The mutagenesis method presented in this study does not use simulated read data. Instead, actual sequence files from NGS of a well-characterized specimen are manipulated by the MutationMaker algorithm to introduce relevant sequence variants into the sequence files. Our approach retains the heterogeneity of sequence reads that is intrinsic to data from biologic specimens (eg, distribution of quality scores for individual bases within and between individual sequence reads and local sequence contexts; distribution of depth of coverage across a target region). However, the ISPT approach presents its own technical and logistical issues. First, when platform vendors introduce new sequence file types, reference DNA samples must be resequenced to produce the files for in silico mutagenesis. Second, as clinical NGS laboratories increasingly rely on vendor-supplied or licensed bioinformatics pipelines, they may not have the in-house expertise to manage the file-sharing protocols intrinsic to ISPT challenges and may require technical support to participate in ISPT.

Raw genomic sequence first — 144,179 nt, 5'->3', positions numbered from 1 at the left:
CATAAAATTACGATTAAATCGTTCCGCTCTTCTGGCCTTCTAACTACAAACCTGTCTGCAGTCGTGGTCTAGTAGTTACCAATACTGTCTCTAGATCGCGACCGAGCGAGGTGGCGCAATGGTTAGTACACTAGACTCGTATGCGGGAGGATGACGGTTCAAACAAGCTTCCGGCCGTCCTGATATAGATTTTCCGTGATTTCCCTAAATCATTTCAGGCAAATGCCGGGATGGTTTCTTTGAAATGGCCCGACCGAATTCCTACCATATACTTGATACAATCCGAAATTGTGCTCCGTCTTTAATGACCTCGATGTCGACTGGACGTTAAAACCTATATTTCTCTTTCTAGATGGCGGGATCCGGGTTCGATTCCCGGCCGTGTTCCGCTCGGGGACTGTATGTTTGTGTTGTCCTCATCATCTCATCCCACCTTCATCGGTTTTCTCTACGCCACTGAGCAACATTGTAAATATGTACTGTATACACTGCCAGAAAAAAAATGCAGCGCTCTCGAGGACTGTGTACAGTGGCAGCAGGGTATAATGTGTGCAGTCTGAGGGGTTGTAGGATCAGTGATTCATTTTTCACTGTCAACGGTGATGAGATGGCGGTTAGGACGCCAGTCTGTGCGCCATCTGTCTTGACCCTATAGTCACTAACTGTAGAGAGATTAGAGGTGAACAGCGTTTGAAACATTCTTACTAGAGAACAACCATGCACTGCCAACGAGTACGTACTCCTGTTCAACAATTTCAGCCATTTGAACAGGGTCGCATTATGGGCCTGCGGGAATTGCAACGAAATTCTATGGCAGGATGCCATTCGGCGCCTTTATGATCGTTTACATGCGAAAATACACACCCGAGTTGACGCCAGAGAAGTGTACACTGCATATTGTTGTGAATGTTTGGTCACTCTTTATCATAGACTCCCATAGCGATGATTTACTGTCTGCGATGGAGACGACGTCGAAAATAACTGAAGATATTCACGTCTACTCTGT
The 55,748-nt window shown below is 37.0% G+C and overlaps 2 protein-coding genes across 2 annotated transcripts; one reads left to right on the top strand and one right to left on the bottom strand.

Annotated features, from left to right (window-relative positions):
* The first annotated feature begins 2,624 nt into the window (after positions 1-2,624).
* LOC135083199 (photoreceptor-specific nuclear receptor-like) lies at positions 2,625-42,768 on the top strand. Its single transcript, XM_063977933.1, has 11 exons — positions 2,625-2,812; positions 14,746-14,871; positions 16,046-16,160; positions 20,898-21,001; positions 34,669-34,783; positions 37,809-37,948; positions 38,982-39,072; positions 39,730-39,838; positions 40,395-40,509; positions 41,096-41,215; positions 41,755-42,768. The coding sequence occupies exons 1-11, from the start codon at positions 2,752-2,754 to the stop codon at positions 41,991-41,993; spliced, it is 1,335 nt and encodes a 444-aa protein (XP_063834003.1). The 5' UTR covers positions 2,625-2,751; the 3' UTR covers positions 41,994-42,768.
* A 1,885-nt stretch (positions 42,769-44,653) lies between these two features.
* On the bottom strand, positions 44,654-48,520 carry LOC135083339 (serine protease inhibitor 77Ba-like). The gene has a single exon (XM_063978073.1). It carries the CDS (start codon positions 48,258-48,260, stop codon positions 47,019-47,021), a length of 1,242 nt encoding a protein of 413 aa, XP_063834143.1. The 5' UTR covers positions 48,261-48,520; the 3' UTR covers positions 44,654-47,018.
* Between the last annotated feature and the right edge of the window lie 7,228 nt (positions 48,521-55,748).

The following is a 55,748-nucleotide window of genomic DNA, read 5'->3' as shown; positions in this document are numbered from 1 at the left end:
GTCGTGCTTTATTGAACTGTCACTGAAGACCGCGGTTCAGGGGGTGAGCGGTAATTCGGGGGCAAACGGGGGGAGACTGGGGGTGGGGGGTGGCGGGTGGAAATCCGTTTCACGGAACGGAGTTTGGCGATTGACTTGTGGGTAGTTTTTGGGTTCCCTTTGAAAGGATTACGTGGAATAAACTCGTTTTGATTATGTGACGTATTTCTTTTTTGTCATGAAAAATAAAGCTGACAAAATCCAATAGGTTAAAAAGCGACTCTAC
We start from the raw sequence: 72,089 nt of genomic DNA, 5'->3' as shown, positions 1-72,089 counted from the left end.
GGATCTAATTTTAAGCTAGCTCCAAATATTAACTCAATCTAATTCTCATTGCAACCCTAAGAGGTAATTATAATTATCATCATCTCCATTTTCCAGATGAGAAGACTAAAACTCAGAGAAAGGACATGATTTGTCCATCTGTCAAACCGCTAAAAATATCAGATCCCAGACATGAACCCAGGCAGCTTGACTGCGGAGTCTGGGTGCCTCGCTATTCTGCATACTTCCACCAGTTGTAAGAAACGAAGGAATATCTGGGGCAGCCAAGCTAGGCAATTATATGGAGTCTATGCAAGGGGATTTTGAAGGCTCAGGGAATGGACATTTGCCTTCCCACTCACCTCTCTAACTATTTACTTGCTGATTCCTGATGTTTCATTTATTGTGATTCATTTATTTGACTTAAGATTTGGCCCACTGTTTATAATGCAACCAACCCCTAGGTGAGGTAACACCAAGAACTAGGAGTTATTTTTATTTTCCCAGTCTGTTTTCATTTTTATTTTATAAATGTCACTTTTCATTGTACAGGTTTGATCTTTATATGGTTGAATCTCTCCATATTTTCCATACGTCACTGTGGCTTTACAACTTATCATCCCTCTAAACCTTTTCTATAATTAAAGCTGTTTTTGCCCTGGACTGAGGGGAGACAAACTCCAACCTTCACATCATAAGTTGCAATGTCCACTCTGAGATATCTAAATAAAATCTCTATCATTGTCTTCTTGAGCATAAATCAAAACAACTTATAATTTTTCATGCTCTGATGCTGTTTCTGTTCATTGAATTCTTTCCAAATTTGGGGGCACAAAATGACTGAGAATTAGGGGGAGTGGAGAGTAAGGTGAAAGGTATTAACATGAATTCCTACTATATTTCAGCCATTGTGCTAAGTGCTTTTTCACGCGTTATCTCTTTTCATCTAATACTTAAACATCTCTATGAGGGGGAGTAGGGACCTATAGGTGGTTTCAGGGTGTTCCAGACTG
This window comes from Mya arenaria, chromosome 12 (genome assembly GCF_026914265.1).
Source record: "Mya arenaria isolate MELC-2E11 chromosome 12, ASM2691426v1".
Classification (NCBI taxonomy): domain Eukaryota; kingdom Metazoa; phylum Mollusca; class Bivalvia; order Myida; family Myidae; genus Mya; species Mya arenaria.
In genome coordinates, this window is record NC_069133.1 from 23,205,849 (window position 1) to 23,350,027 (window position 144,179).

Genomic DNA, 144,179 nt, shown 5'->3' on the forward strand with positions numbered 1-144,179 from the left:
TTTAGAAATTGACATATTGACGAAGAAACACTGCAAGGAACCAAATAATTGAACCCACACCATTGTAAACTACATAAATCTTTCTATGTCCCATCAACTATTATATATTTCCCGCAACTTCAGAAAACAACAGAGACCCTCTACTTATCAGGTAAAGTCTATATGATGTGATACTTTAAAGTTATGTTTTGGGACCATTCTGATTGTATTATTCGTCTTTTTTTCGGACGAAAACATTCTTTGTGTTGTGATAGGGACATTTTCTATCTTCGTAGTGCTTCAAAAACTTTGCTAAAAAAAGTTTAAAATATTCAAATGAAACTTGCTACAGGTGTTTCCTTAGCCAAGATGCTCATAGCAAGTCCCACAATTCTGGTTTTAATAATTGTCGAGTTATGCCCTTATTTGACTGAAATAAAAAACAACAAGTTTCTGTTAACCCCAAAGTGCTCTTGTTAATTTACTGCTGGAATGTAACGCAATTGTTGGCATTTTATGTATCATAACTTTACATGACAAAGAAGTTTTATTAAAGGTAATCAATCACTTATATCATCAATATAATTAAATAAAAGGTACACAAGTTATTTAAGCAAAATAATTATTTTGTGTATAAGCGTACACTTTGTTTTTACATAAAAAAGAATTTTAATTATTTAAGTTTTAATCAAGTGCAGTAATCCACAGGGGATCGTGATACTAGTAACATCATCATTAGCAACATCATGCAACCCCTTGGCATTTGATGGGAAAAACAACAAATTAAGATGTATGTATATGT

In conclusion, the results of our model system indicate that ISPT is a feasible approach to create sequence files containing mixtures of variants that mimic the complexity of clinical samples, and that these simulated sequence files can be used as a type of MBPT to challenge bioinformatics pipelines of amplification-based NGS of oncology specimens. Our results suggest that ISPT is likely to be useful in a broader range of NGS assay designs, including hybrid capture–based tests as well as amplification-based tests. Our results also suggest that ISPT can be used to create simulated files that can be used in MBPT for a broader range of NGS tests, including tests designed to detect germline as well as somatically acquired variants, mitochondrial as well as nuclear variants, and so forth.
First challenge participating laboratories: Julia A. Bridge, MD, University of Nebraska Medical Center, Omaha; Suzanne Kamel-Reid, PhD, University Health Network, Toronto, Canada; Alexander J. Lazar, MD, PhD, and Keyur P. Patel, MD, PhD, University of Texas MD Anderson Cancer Center, Houston; Iris Schrijver, MD, Stanford University, Stanford, California. Second challenge participating laboratories: Anonymous.
Drs Duncavage, Abel, and Pfeifer are cofounders of P&V Licensing LLC. The College of American Pathologists contracts with P&V Licensing LLC for in silico mutagenesis of NGS sequence files. The other authors have no relevant financial interest in the products or companies described in this article.